“The scepters and crowns of actor-emporers,” responded Sancho Panza, “are never pure gold but only tinsel or tinplate.”
“That is true,” replied Don Quixote, “because it would not be proper if the finery in plays were really valuable instead of merely illusory and apparent, as the plays themselves are; I want you, Sancho, to think well and to have a good opinion of plays, and to be equally well-disposed toward those who perform them and those who write them, because they are all the instruments whereby a great service is performed for the narration, holding up a mirror to every step we take and allowing us to see a vivid image of the actions of a human life; there is no comparison that indicates what we are and what we should be more clearly than plays and players. If you do not agree, then tell me: have you ever seen a play that presents kings, emperors, and pontiffs, knights, ladies, and many other characters? One plays the scoundrel, another the liar, this one the merchant, that one the soldier, another the wise fool, yet another the foolish lover, but when the play is over and they have taken off their costumes, all the actors are equal.”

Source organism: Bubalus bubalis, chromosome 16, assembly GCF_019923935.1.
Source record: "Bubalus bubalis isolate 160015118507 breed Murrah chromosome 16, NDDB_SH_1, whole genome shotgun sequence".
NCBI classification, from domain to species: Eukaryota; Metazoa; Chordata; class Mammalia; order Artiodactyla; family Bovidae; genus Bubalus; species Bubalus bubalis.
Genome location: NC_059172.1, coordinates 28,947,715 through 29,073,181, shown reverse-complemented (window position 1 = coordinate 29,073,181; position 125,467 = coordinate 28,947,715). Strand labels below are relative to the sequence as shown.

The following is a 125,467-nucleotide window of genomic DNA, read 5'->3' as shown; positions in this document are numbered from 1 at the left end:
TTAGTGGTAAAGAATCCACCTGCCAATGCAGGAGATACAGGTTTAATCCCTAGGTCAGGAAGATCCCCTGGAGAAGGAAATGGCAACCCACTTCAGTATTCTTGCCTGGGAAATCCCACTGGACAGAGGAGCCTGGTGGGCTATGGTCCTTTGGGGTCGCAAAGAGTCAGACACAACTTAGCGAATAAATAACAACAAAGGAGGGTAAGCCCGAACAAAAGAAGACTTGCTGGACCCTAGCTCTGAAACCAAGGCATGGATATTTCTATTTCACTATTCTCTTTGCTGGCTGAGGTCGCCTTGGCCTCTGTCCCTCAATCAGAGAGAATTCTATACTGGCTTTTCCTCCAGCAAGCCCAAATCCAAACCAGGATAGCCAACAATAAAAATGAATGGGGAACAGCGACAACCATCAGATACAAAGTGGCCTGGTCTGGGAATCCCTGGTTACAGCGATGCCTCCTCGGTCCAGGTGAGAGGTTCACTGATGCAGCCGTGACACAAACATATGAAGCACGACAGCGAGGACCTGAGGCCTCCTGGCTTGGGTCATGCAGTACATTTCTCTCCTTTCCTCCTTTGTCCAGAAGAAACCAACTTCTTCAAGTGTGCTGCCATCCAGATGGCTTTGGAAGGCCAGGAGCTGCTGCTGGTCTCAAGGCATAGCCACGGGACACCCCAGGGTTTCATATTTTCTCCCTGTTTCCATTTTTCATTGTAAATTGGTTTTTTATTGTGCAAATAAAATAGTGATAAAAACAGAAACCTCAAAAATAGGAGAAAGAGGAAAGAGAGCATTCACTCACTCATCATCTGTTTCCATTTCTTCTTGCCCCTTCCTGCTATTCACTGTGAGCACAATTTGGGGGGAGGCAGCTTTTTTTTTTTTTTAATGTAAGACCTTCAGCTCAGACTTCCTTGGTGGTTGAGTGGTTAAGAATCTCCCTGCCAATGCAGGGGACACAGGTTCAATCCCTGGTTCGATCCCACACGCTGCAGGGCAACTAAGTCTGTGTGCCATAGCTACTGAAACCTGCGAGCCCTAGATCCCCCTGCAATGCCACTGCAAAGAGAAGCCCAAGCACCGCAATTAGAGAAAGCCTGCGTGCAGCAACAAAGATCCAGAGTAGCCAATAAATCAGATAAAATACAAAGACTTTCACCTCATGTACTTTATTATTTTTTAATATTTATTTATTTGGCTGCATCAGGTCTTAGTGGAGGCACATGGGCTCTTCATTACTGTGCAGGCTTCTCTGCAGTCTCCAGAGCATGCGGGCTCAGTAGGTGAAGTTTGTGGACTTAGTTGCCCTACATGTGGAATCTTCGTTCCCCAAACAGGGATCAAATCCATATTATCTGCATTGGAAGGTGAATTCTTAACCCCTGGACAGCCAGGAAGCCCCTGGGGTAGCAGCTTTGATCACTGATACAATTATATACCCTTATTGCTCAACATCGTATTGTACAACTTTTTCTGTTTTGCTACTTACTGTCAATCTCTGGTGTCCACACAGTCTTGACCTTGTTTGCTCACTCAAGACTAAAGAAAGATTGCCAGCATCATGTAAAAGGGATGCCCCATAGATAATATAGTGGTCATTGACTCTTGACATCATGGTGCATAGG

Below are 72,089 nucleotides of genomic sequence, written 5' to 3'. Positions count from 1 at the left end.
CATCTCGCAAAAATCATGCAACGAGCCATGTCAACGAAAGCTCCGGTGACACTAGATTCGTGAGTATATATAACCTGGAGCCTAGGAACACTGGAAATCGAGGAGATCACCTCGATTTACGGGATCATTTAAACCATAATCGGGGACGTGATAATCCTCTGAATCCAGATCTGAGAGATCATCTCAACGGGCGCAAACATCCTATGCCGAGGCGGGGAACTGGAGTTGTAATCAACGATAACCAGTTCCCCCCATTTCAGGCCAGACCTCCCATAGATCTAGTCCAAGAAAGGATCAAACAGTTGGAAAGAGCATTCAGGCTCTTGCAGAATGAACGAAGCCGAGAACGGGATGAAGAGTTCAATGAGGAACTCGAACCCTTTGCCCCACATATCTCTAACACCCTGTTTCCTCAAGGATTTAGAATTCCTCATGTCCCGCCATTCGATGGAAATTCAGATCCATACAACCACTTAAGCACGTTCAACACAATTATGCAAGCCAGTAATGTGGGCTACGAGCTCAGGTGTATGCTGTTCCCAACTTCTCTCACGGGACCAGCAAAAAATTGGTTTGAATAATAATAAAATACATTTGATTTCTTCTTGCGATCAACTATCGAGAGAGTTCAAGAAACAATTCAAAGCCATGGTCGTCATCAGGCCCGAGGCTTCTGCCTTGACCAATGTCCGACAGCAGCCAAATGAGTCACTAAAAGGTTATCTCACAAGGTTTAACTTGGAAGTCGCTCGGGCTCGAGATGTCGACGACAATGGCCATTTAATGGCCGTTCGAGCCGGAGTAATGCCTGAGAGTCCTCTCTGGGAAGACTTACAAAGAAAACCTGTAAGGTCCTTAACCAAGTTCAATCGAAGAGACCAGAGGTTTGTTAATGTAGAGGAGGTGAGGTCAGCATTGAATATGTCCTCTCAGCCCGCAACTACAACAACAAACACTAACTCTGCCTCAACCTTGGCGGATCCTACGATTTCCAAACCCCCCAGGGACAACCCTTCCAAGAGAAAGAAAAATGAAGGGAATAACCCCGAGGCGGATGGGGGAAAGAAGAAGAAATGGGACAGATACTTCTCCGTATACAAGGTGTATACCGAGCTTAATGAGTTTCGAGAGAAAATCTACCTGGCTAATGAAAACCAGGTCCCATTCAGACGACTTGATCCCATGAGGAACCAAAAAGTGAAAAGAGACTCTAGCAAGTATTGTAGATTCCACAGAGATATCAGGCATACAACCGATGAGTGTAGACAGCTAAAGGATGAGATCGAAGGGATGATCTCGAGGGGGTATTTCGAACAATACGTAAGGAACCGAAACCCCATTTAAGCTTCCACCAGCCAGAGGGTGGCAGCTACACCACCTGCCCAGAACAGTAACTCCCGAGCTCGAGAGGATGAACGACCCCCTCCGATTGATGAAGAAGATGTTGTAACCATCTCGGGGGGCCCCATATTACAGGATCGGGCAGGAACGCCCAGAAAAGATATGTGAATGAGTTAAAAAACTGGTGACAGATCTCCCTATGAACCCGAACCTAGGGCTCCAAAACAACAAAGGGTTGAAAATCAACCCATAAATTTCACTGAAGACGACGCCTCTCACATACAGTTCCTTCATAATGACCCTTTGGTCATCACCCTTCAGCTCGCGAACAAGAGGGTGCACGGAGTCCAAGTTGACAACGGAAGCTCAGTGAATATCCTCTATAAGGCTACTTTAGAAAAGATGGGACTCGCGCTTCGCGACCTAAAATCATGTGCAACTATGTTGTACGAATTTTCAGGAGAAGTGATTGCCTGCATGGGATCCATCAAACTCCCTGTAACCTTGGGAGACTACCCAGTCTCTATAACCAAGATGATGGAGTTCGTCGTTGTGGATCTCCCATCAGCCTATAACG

“Yes, I have seen that,” responded Sancho.
“Well, the same thing happens in the drama and business of this world, where some play emperors, others pontiffs, in short, all the figures that can be presented in a play, but at the end, which is when life is over, death removes all the clothing that differentiated them, and all are equal in the grave.”